Reviews by Our Customers Under the Age of 13

We highly value and respect everyone's opinion concerning the titles we offer. However, we cannot allow persons under the age of 13 to have accounts at BN.com or to post customer reviews. Please see our Terms of Use for more details.

What to exclude from your review:

Please do not write about reviews, commentary, or information posted on the product page. If you see any errors in the information on the product page, please send us an email.

Reviews should not contain any of the following:

  • - HTML tags, profanity, obscenities, vulgarities, or comments that defame anyone
  • - Time-sensitive information such as tour dates, signings, lectures, etc.
  • - Single-word reviews. Other people will read your review to discover why you liked or didn't like the title. Be descriptive.
  • - Comments focusing on the author or that may ruin the ending for others
  • - Phone numbers, addresses, URLs
  • - Pricing and availability information or alternative ordering information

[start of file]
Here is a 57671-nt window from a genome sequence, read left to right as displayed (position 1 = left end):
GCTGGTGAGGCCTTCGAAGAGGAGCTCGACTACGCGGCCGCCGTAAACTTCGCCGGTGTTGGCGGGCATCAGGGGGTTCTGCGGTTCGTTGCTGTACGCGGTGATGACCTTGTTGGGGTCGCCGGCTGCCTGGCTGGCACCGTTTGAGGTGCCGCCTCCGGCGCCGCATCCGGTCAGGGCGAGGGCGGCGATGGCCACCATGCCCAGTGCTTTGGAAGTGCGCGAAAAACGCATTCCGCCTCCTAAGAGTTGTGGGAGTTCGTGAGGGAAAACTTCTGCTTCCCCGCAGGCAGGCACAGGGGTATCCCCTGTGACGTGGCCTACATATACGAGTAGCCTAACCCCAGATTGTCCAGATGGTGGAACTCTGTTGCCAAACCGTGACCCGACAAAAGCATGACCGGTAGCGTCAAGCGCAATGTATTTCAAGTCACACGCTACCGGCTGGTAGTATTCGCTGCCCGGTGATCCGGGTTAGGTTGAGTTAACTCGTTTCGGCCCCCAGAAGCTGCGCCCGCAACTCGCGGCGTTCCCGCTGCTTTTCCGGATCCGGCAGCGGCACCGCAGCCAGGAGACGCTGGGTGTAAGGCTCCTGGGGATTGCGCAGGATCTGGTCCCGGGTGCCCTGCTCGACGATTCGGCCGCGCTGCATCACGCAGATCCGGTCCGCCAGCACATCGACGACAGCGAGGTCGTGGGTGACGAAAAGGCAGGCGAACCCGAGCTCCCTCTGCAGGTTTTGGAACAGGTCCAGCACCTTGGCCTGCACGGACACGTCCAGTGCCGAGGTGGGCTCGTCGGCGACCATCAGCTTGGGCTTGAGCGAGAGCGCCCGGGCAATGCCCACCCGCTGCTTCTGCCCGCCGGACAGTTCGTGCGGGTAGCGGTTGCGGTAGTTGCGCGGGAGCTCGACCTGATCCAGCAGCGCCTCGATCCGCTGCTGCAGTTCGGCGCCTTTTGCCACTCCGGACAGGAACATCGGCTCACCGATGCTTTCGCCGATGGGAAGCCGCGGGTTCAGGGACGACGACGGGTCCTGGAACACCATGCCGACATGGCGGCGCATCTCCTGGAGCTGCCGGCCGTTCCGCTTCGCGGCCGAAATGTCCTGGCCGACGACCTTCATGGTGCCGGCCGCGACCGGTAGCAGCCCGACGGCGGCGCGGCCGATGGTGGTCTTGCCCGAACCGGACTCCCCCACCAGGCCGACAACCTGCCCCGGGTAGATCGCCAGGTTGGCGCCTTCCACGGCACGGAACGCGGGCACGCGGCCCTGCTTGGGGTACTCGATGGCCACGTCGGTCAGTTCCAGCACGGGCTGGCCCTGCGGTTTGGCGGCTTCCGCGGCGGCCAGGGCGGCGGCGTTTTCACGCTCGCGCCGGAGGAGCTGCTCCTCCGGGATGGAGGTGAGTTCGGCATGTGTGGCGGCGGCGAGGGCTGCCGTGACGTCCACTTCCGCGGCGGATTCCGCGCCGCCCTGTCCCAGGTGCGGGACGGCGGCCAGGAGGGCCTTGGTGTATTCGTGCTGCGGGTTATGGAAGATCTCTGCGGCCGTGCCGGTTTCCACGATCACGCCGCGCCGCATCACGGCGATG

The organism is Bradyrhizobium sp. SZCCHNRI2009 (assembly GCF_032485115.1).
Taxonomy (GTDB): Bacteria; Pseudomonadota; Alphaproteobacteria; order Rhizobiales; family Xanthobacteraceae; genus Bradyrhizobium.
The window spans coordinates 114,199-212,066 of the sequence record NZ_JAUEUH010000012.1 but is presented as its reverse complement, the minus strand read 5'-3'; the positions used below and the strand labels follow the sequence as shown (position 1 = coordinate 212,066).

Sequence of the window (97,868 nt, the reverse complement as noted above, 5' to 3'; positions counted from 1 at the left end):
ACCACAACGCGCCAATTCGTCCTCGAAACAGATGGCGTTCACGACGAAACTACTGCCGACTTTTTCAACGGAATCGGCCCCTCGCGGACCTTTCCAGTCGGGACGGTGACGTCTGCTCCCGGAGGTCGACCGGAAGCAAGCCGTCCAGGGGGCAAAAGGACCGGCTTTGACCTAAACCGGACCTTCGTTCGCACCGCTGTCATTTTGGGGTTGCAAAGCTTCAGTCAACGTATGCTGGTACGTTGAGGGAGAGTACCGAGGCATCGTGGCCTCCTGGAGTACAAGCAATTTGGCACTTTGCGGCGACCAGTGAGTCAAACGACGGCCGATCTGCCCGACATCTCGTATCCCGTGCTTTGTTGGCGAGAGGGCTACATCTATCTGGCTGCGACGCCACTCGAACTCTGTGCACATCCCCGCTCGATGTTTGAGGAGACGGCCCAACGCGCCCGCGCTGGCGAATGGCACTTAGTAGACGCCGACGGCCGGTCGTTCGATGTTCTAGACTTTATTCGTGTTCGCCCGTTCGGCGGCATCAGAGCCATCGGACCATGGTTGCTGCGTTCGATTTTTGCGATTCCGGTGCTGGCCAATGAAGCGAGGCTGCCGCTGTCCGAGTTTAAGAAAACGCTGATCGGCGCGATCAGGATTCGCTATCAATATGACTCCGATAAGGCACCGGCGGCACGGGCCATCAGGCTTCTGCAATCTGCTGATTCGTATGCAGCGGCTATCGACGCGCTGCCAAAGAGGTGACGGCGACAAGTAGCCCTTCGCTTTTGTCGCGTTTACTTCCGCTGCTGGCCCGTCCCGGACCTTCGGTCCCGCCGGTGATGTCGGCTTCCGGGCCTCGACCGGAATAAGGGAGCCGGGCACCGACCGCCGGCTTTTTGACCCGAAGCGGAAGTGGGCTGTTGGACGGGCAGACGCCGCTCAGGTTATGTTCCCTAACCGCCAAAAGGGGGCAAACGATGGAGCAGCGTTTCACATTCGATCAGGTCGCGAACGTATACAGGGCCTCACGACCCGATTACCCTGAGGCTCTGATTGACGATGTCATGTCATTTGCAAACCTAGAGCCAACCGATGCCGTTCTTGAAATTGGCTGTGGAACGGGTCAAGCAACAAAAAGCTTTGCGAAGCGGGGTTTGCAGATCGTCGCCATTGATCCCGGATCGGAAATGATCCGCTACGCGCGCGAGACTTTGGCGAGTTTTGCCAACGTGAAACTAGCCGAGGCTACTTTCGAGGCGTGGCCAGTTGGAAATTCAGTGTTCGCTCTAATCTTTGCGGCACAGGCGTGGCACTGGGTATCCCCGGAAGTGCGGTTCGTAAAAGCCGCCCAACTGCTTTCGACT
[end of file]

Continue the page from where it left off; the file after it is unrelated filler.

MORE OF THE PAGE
• - Advertisements or commercial solicitation

Reminder:

  • - By submitting a review, you grant to Barnes & Noble.com and its sublicensees the royalty-free, perpetual, irrevocable right and license to use the review in accordance with the Barnes & Noble.com Terms of Use.
  • - Barnes & Noble.com reserves the right not to post any review -- particularly those that do not follow the terms and conditions of these Rules. Barnes & Noble.com also reserves the right to remove any review at any time without notice.
  • - See Terms of Use for other conditions and disclaimers.
Search for Products You'd Like to Recommend

Recommend other products that relate to your review. Just search for them below and share!